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The Hidden Cost of 'Good' Ideas

The opinions expressed by columnists are their own and do not necessarily represent the views of

What happens when politicians and pundits succumb to the notion that it is all right to micromanage our daily lives?

Well, for one thing, Daylight Savings Time. I bring this up because I am struggling to stay awake because I lost an hour of sleep to this abominable government regulation.


Daylight Savings Time is now and always has been a bad idea—the product of do-gooders who believe that they can tweak things from Washington to make the world a better place.

They tweak, we submit meekly.

Daylight Savings Time was invented by William Willet in 1905 because he was annoyed that his fellow Londoners slept through what he considered the best part of the day—the early morning. The solution proposed by this busybody was to use the power of government to force everyone to wake up when he thought they should.

The idea didn’t catch on until the advent of World War I, when other busybodies in government latched onto the idea that DST would help save energy, which was then at a premium due to the war. Like many bad ideas, nobody actually did the math to find out whether the underlying premise was correct, and modern DST was born.

It wasn’t until 1918 that the United States joined the bandwagon (soon after we joined the war), and due to the salutary pigheadedness of at least a few Americans it was not universally adopted. Unfortunately, Arizona and Hawaii are the only holdout states left.

Today’s version of Daylight Savings Time—which perversely lasts about twice as long as “standard” time—is still motivated by the supposed need to save energy. Our wise Congress decreed in the Energy Security Act of 2005 a modification that extended DST by another month in order to save energy and reduce greenhouse gases.


The do-gooders are wrong, of course. It is not so easy to tweak the real world in order to get the results you want.

Consider these facts:

Daylight savings time likely increases energy use, despite the fact that Americans use somewhat less lighting than without it. It turns out that heating and air conditioning usage goes up; · Billions of dollars were spent by individuals and companies change the DST rules in computer programs when Congress decided to tweak the rules, creating a mini-Y2K problem;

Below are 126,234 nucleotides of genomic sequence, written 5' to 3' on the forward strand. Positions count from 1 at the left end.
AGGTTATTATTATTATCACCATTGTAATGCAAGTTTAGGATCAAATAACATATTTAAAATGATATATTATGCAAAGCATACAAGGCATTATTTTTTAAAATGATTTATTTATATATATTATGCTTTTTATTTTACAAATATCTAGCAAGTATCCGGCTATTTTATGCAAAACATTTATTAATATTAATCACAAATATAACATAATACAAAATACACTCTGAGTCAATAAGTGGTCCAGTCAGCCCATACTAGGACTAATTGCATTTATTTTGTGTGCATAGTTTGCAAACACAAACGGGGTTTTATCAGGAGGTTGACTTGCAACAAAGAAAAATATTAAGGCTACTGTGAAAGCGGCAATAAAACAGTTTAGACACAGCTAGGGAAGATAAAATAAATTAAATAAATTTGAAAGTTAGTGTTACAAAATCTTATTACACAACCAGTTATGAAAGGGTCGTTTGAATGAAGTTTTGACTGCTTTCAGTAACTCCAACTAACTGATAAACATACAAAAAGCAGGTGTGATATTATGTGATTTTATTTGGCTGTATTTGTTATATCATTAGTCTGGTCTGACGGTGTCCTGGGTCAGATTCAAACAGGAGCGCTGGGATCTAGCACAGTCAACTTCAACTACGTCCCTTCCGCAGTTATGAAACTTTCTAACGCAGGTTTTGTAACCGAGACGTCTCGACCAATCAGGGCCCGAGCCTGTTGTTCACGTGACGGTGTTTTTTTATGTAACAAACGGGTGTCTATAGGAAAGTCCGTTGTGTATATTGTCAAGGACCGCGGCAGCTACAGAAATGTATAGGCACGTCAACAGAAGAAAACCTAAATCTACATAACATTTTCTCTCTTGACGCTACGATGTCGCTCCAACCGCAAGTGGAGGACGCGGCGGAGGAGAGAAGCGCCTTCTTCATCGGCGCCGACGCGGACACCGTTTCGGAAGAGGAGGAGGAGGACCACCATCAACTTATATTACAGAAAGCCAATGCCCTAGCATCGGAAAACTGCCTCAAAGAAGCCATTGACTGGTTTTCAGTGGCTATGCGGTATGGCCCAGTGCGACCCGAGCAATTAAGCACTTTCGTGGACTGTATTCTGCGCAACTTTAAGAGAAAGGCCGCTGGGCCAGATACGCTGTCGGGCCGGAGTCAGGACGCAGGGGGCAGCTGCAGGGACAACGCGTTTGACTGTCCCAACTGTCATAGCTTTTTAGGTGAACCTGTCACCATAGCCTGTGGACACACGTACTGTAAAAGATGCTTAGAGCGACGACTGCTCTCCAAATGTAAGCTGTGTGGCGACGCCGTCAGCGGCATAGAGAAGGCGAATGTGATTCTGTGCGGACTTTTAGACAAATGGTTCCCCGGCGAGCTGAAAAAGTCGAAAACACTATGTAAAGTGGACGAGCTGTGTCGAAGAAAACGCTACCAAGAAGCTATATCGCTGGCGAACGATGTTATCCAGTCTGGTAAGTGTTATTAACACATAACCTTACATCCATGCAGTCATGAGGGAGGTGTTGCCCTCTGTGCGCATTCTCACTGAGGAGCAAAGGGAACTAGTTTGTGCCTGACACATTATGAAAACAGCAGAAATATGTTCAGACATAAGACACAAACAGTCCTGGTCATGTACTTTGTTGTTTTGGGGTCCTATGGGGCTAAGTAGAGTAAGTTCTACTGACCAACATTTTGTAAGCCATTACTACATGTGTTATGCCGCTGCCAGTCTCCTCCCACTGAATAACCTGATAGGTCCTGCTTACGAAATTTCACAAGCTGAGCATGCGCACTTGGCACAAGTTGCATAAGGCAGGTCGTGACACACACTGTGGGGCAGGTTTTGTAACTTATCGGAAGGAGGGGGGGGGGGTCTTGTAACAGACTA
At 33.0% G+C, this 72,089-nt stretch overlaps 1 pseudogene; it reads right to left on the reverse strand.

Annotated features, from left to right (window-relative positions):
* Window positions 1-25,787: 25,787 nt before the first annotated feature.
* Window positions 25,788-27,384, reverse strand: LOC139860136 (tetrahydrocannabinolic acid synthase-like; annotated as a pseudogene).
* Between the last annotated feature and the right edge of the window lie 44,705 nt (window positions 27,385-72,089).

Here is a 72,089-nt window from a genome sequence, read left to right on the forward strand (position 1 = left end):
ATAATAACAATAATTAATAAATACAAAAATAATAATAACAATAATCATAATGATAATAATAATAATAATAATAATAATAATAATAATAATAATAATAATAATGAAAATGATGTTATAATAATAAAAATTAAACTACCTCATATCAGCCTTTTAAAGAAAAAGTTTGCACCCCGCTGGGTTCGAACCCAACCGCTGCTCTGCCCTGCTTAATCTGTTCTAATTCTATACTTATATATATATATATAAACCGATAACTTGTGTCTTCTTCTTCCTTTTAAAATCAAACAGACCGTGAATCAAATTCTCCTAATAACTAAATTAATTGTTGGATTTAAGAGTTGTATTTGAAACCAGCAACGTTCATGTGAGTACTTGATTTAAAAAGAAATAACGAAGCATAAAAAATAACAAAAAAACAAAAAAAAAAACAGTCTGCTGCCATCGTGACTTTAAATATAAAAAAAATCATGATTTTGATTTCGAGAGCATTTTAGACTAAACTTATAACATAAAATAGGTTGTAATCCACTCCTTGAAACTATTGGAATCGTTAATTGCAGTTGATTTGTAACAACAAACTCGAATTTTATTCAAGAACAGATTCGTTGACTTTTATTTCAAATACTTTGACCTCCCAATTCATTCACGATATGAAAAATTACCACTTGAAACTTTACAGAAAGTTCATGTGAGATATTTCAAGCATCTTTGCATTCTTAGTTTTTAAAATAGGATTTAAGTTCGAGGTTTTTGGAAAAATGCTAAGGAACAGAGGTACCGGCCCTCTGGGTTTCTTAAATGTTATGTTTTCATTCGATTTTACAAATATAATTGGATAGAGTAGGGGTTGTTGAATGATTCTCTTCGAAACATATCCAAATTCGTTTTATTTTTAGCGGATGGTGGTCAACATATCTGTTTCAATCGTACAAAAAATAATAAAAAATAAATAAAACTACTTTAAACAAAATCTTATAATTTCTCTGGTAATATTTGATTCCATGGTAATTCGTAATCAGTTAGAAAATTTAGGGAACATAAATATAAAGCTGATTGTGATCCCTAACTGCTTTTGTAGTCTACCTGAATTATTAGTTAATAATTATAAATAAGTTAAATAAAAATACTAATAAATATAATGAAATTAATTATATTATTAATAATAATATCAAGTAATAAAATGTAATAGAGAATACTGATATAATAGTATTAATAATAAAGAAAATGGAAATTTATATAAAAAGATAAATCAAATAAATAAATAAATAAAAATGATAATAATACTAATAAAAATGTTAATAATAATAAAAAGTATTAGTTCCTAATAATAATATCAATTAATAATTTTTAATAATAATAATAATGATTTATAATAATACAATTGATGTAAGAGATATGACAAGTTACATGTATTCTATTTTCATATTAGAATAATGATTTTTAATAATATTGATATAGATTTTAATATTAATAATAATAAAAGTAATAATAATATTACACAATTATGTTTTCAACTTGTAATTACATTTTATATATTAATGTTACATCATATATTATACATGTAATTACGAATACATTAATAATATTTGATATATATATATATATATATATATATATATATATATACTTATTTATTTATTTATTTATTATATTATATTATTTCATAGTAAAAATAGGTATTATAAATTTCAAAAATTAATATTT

· Americans spend, conservatively, about $1.7 billion in time wasted changing their clocks and watches to reflect the springing forward and falling back each year;

· DST causes deaths, as more pedestrians are hit in the fall after the return to standard time, and more car accidents happen due to tired drivers in the spring.

The point is not that we should abandon DST because it is bad policy (we should and it is), but that we should abandon the notion that bureaucrats and politicians can tweak policies to make a better world.

The law of unintended consequences makes it unlikely that the good anticipated will come about, and ensure that all sorts of bad things not anticipated will come to pass.


The world is imperfect, as are we. But with few exceptions it is better to let people muddle about in relative freedom than to try to socially engineer them into some preconceived and probably impossible better world.

Ironically enough, that was the point of the Benjamin Franklin’s satirical essay that has led many to believe that he, not William Willet was the inventor of DST. What Franklin thought absurd and amusing, forcing Parisians through government fiat to abandon their love of nighttime activities, has now become the official public policy of much of the world.

Ah, progress!

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